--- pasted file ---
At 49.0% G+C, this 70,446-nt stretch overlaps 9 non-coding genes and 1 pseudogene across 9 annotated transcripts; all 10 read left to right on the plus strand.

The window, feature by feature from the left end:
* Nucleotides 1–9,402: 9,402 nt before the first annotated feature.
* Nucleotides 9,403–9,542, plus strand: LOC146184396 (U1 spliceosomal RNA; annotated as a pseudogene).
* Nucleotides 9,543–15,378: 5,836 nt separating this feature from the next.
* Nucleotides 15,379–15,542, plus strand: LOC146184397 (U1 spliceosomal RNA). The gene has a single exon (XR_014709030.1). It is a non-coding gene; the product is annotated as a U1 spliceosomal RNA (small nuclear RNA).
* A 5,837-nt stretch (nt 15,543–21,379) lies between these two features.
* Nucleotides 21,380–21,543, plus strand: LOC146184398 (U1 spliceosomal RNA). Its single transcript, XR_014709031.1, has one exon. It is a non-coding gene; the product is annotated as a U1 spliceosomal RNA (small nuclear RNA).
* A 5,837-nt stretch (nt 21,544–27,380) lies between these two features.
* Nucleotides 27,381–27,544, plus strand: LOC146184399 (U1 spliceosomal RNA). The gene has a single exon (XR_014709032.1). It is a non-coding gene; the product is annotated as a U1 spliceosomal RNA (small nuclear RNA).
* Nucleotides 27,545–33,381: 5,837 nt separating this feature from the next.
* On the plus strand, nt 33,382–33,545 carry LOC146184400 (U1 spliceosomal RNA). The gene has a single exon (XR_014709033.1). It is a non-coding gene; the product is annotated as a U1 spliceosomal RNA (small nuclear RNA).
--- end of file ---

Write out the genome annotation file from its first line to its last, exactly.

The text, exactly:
At 49.0% G+C, this 70,446-nt stretch overlaps 9 non-coding genes and 1 pseudogene across 9 annotated transcripts; all 10 read left to right on the plus strand.

The window, feature by feature from the left end:
* Nucleotides 1–9,402: 9,402 nt before the first annotated feature.
* Nucleotides 9,403–9,542, plus strand: LOC146184396 (U1 spliceosomal RNA; annotated as a pseudogene).
* Nucleotides 9,543–15,378: 5,836 nt separating this feature from the next.
* Nucleotides 15,379–15,542, plus strand: LOC146184397 (U1 spliceosomal RNA). The gene has a single exon (XR_014709030.1). It is a non-coding gene; the product is annotated as a U1 spliceosomal RNA (small nuclear RNA).
* A 5,837-nt stretch (nt 15,543–21,379) lies between these two features.
* Nucleotides 21,380–21,543, plus strand: LOC146184398 (U1 spliceosomal RNA). Its single transcript, XR_014709031.1, has one exon. It is a non-coding gene; the product is annotated as a U1 spliceosomal RNA (small nuclear RNA).
* A 5,837-nt stretch (nt 21,544–27,380) lies between these two features.
* Nucleotides 27,381–27,544, plus strand: LOC146184399 (U1 spliceosomal RNA). The gene has a single exon (XR_014709032.1). It is a non-coding gene; the product is annotated as a U1 spliceosomal RNA (small nuclear RNA).
* Nucleotides 27,545–33,381: 5,837 nt separating this feature from the next.
* On the plus strand, nt 33,382–33,545 carry LOC146184400 (U1 spliceosomal RNA). The gene has a single exon (XR_014709033.1). It is a non-coding gene; the product is annotated as a U1 spliceosomal RNA (small nuclear RNA).